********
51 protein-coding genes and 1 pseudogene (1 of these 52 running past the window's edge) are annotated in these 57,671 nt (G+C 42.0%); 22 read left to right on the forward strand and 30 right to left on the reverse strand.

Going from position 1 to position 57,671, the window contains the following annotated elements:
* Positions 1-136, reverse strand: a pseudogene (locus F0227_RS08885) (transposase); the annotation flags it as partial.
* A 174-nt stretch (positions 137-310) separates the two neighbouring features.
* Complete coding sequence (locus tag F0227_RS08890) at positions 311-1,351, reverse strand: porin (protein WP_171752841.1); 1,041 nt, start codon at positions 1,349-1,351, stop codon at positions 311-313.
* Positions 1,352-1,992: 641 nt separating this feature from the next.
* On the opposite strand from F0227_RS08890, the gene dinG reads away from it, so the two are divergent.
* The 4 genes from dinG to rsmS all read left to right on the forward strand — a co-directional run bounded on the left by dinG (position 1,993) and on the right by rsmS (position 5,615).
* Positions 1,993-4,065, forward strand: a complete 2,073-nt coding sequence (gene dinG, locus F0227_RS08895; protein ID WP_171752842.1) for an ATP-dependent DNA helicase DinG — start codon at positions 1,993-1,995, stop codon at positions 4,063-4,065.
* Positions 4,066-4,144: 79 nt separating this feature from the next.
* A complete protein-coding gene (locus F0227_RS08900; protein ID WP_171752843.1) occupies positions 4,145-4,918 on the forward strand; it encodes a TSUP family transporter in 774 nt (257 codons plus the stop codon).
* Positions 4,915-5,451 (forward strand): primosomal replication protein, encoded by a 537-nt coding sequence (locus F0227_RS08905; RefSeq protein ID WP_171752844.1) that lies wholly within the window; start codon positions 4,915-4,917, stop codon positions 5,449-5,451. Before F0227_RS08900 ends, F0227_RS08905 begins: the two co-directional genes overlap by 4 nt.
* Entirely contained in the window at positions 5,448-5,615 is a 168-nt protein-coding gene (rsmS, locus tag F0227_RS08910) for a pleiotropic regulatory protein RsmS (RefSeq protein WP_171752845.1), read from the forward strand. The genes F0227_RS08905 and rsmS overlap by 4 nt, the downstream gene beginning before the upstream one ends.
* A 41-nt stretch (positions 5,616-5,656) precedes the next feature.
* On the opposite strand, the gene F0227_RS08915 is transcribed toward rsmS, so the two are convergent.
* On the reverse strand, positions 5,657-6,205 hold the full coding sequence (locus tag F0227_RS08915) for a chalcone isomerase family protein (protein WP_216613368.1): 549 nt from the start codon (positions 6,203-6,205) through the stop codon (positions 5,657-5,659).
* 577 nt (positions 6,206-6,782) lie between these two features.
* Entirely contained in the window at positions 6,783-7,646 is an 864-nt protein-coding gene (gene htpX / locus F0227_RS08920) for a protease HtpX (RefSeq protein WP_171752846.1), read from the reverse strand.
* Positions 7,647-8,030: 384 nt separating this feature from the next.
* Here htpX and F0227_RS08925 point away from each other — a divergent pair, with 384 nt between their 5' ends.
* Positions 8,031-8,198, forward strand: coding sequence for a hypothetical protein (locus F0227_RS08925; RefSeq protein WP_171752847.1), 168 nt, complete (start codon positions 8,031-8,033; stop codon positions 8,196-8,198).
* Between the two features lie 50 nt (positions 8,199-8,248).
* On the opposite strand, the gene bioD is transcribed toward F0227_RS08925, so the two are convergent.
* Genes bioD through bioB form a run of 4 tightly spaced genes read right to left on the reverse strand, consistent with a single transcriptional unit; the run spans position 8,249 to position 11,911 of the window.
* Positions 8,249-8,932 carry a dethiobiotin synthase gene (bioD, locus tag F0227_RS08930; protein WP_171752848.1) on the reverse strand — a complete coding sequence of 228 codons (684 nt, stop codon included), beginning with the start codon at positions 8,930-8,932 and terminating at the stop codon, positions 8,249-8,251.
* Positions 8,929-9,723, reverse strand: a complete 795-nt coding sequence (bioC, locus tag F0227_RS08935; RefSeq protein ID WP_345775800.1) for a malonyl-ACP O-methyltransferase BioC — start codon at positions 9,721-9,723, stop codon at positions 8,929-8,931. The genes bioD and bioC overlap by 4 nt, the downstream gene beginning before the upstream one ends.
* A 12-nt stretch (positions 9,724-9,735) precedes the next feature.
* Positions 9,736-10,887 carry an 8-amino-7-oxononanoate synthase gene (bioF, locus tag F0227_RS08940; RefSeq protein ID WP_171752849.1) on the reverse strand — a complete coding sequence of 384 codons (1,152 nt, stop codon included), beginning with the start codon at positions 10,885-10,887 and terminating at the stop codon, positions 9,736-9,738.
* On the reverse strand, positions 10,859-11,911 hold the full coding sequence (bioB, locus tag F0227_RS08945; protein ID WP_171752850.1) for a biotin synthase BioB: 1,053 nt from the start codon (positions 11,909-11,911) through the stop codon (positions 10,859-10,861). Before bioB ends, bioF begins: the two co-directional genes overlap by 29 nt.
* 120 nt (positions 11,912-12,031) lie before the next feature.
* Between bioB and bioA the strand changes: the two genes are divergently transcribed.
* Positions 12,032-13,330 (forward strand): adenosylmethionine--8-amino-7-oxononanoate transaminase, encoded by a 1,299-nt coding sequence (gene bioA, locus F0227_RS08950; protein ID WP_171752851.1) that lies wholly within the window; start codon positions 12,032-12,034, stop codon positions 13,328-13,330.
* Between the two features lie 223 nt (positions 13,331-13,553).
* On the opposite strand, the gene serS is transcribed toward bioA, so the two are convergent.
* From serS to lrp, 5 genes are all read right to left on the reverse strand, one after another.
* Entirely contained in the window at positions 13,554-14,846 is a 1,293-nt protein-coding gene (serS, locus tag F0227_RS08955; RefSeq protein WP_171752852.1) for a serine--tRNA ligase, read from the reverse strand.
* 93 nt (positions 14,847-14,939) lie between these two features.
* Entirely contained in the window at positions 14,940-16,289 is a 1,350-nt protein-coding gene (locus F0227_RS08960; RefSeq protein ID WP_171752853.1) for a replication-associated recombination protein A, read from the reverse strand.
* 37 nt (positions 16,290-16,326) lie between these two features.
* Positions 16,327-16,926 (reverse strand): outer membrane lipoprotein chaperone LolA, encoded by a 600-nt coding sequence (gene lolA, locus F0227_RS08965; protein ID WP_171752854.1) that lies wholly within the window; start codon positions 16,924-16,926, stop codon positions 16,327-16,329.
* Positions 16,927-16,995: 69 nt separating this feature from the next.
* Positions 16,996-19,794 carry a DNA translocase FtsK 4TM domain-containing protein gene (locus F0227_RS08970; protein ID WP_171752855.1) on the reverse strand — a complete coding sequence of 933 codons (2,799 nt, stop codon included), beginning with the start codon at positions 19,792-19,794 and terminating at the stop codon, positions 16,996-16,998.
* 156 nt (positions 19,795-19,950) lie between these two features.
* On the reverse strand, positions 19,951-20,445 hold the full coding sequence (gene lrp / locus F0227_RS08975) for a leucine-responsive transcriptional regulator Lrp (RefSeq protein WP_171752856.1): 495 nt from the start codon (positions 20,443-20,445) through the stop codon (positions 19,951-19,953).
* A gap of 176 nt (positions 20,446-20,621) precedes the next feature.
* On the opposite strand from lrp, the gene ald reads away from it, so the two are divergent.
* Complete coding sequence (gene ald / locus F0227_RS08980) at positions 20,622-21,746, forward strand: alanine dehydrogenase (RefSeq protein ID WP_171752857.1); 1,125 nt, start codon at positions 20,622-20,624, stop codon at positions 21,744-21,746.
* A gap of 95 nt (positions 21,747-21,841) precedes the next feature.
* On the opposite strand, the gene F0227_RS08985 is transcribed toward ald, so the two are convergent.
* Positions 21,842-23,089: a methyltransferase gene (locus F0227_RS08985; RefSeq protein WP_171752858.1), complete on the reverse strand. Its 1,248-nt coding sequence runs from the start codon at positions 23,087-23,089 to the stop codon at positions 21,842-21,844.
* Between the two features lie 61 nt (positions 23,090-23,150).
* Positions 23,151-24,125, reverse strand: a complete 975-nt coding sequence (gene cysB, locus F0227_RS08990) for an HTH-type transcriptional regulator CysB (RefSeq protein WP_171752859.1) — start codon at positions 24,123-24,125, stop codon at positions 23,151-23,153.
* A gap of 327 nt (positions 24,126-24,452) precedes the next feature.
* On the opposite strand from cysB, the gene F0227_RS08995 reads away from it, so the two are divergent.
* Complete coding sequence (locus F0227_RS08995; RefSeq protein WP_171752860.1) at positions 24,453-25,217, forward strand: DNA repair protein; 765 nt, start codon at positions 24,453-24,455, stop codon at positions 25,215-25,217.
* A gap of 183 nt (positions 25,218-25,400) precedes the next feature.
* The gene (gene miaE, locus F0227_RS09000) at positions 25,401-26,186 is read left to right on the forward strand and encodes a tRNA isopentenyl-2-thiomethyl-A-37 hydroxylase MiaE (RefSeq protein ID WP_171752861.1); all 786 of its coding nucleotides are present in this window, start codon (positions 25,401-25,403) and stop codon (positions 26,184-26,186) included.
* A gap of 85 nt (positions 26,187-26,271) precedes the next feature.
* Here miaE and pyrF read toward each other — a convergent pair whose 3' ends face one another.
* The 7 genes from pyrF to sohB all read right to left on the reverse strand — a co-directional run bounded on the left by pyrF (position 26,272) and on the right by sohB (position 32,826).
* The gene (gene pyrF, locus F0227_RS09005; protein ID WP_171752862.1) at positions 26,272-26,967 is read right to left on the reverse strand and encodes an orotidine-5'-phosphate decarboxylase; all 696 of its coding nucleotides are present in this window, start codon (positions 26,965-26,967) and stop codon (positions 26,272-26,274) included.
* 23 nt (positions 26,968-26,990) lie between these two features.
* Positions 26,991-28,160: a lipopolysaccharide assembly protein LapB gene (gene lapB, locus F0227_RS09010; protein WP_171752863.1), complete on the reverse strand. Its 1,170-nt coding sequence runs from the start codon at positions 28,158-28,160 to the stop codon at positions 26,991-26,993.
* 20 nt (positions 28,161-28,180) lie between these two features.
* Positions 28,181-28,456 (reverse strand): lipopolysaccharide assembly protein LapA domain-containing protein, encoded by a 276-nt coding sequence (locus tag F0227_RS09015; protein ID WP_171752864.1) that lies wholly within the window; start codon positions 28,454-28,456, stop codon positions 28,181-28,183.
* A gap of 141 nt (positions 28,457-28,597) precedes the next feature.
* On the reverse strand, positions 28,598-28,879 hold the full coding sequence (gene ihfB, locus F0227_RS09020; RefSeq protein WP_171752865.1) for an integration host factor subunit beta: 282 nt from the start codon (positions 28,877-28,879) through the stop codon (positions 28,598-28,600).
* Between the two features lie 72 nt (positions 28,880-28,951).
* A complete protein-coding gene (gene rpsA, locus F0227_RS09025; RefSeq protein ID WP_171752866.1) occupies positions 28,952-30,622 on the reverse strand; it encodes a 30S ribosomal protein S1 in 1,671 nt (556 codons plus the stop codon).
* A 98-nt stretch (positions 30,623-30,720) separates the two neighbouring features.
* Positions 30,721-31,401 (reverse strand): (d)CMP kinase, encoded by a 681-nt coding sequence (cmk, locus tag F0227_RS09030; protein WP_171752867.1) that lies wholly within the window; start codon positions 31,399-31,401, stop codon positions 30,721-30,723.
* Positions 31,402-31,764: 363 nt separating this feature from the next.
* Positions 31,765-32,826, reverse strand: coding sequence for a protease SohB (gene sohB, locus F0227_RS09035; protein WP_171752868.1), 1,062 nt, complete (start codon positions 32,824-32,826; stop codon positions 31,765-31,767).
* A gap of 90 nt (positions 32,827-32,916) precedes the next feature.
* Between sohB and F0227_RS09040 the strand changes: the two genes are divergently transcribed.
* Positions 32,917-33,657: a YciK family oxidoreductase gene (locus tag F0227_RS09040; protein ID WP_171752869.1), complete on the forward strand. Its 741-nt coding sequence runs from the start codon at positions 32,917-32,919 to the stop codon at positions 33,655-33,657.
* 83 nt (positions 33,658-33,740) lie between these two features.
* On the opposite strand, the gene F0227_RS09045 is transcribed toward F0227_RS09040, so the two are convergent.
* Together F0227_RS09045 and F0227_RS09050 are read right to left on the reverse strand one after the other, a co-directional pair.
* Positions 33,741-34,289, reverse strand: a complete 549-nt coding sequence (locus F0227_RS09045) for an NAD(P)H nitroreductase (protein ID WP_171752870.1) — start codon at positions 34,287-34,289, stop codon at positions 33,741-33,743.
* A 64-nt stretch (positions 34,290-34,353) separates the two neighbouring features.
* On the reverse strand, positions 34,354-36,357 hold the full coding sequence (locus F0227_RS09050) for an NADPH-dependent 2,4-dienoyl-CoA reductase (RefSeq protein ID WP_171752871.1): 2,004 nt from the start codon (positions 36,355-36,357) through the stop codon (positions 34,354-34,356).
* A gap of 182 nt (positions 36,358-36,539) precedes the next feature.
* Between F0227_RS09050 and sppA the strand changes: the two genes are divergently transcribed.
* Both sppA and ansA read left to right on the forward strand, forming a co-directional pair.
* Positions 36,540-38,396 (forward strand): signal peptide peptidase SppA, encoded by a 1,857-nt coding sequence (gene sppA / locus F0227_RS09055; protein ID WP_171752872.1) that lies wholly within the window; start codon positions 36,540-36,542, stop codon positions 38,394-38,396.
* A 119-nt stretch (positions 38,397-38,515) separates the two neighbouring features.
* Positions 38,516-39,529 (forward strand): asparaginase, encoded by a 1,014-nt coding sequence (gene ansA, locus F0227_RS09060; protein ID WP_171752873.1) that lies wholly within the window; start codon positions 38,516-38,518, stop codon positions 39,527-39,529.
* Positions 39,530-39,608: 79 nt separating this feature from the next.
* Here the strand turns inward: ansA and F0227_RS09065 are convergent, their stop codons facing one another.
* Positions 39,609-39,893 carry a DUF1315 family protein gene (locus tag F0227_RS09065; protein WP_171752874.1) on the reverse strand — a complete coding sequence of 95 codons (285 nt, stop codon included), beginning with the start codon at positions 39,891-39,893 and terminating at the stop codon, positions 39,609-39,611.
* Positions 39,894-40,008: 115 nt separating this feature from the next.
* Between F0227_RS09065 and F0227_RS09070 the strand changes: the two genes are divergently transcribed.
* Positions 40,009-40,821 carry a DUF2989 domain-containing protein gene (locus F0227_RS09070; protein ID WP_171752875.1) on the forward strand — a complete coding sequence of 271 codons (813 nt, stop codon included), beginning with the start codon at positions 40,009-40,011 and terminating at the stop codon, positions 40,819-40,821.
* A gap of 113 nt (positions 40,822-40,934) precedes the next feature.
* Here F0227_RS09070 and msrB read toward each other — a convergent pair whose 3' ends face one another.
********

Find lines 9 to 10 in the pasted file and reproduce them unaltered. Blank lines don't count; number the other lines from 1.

* Positions 1,993-4,065, forward strand: a complete 2,073-nt coding sequence (gene dinG, locus F0227_RS08895; protein ID WP_171752842.1) for an ATP-dependent DNA helicase DinG — start codon at positions 1,993-1,995, stop codon at positions 4,063-4,065.
* Positions 4,066-4,144: 79 nt separating this feature from the next.